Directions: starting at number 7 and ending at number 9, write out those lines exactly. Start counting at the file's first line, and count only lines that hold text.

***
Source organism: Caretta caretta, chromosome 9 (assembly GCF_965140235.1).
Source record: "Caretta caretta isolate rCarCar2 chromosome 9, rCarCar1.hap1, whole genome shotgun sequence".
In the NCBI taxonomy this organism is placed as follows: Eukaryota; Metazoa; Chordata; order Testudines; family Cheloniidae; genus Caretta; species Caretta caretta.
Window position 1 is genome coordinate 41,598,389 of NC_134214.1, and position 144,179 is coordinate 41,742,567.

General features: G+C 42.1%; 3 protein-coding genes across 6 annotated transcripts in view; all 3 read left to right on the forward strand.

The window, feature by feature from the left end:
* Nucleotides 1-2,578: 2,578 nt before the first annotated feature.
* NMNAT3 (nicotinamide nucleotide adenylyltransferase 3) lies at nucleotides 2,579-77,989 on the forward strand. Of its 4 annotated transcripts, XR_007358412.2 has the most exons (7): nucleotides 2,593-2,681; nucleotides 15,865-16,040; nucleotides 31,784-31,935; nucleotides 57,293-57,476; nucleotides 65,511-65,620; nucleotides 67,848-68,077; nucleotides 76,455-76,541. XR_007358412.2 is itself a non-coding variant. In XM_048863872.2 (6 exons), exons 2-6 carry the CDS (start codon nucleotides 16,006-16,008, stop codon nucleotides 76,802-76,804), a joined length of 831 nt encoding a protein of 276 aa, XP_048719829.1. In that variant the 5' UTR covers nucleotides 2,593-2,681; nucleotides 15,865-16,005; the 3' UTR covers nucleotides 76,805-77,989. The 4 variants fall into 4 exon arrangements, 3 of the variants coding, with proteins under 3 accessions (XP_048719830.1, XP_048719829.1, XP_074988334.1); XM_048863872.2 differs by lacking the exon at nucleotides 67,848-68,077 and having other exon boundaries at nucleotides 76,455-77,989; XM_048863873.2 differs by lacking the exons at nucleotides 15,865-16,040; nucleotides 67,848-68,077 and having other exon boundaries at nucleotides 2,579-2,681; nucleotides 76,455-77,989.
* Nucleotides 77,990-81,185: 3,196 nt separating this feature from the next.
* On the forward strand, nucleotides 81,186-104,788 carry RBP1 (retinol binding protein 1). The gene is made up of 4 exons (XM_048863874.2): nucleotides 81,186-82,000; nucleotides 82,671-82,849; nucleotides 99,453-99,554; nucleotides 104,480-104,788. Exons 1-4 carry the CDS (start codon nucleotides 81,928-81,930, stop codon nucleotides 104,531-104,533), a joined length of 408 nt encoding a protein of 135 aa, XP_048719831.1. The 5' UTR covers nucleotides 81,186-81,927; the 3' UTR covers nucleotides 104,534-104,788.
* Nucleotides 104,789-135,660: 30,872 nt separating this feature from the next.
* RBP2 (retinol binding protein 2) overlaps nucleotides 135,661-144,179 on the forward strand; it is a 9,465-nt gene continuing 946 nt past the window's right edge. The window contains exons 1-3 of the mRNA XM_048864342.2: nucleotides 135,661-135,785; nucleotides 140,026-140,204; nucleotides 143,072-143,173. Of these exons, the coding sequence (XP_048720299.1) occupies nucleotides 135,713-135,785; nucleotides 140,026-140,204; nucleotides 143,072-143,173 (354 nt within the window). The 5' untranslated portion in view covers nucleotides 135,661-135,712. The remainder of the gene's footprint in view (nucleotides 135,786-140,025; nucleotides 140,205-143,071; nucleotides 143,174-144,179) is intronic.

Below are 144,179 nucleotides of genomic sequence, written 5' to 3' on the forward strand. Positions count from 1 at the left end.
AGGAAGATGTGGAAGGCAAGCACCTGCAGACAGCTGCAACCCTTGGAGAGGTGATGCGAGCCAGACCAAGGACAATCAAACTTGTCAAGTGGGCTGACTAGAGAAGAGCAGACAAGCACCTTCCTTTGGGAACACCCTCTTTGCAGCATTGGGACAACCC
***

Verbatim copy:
* Nucleotides 1-2,578: 2,578 nt before the first annotated feature.
* NMNAT3 (nicotinamide nucleotide adenylyltransferase 3) lies at nucleotides 2,579-77,989 on the forward strand. Of its 4 annotated transcripts, XR_007358412.2 has the most exons (7): nucleotides 2,593-2,681; nucleotides 15,865-16,040; nucleotides 31,784-31,935; nucleotides 57,293-57,476; nucleotides 65,511-65,620; nucleotides 67,848-68,077; nucleotides 76,455-76,541. XR_007358412.2 is itself a non-coding variant. In XM_048863872.2 (6 exons), exons 2-6 carry the CDS (start codon nucleotides 16,006-16,008, stop codon nucleotides 76,802-76,804), a joined length of 831 nt encoding a protein of 276 aa, XP_048719829.1. In that variant the 5' UTR covers nucleotides 2,593-2,681; nucleotides 15,865-16,005; the 3' UTR covers nucleotides 76,805-77,989. The 4 variants fall into 4 exon arrangements, 3 of the variants coding, with proteins under 3 accessions (XP_048719830.1, XP_048719829.1, XP_074988334.1); XM_048863872.2 differs by lacking the exon at nucleotides 67,848-68,077 and having other exon boundaries at nucleotides 76,455-77,989; XM_048863873.2 differs by lacking the exons at nucleotides 15,865-16,040; nucleotides 67,848-68,077 and having other exon boundaries at nucleotides 2,579-2,681; nucleotides 76,455-77,989.
* Nucleotides 77,990-81,185: 3,196 nt separating this feature from the next.